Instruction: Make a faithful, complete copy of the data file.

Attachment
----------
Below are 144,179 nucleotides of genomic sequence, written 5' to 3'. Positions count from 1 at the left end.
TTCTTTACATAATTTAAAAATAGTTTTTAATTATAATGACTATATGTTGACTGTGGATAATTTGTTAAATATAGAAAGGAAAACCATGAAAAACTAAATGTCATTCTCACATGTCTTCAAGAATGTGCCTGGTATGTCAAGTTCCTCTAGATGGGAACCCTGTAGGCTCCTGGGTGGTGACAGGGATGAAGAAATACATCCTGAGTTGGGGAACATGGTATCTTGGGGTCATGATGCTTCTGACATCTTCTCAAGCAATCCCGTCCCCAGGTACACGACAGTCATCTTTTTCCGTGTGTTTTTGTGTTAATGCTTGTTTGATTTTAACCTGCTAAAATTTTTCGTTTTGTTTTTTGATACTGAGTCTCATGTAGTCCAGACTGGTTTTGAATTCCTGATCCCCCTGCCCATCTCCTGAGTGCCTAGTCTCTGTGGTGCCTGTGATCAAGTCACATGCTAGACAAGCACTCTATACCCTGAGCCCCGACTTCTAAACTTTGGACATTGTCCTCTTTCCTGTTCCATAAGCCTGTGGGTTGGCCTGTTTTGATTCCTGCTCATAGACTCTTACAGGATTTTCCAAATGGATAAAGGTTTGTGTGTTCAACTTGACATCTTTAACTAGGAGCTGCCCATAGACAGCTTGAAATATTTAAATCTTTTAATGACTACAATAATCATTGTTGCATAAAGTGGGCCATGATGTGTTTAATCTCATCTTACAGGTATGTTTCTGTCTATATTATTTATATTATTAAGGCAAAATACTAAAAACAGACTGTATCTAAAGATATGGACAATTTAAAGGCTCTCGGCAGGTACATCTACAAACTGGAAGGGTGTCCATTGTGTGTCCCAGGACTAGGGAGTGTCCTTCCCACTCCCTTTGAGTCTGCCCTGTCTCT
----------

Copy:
Below are 144,179 nucleotides of genomic sequence, written 5' to 3'. Positions count from 1 at the left end.
TTCTTTACATAATTTAAAAATAGTTTTTAATTATAATGACTATATGTTGACTGTGGATAATTTGTTAAATATAGAAAGGAAAACCATGAAAAACTAAATGTCATTCTCACATGTCTTCAAGAATGTGCCTGGTATGTCAAGTTCCTCTAGATGGGAACCCTGTAGGCTCCTGGGTGGTGACAGGGATGAAGAAATACATCCTGAGTTGGGGAACATGGTATCTTGGGGTCATGATGCTTCTGACATCTTCTCAAGCAATCCCGTCCCCAGGTACACGACAGTCATCTTTTTCCGTGTGTTTTTGTGTTAATGCTTGTTTGATTTTAACCTGCTAAAATTTTTCGTTTTGTTTTTTGATACTGAGTCTCATGTAGTCCAGACTGGTTTTGAATTCCTGATCCCCCTGCCCATCTCCTGAGTGCCTAGTCTCTGTGGTGCCTGTGATCAAGTCACATGCTAGACAAGCACTCTATACCCTGAGCCCCGACTTCTAAACTTTGGACATTGTCCTCTTTCCTGTTCCATAAGCCTGTGGGTTGGCCTGTTTTGATTCCTGCTCATAGACTCTTACAGGATTTTCCAAATGGATAAAGGTTTGTGTGTTCAACTTGACATCTTTAACTAGGAGCTGCCCATAGACAGCTTGAAATATTTAAATCTTTTAATGACTACAATAATCATTGTTGCATAAAGTGGGCCATGATGTGTTTAATCTCATCTTACAGGTATGTTTCTGTCTATATTATTTATATTATTAAGGCAAAATACTAAAAACAGACTGTATCTAAAGATATGGACAATTTAAAGGCTCTCGGCAGGTACATCTACAAACTGGAAGGGTGTCCATTGTGTGTCCCAGGACTAGGGAGTGTCCTTCCCACTCCCTTTGAGTCTGCCCTGTCTCT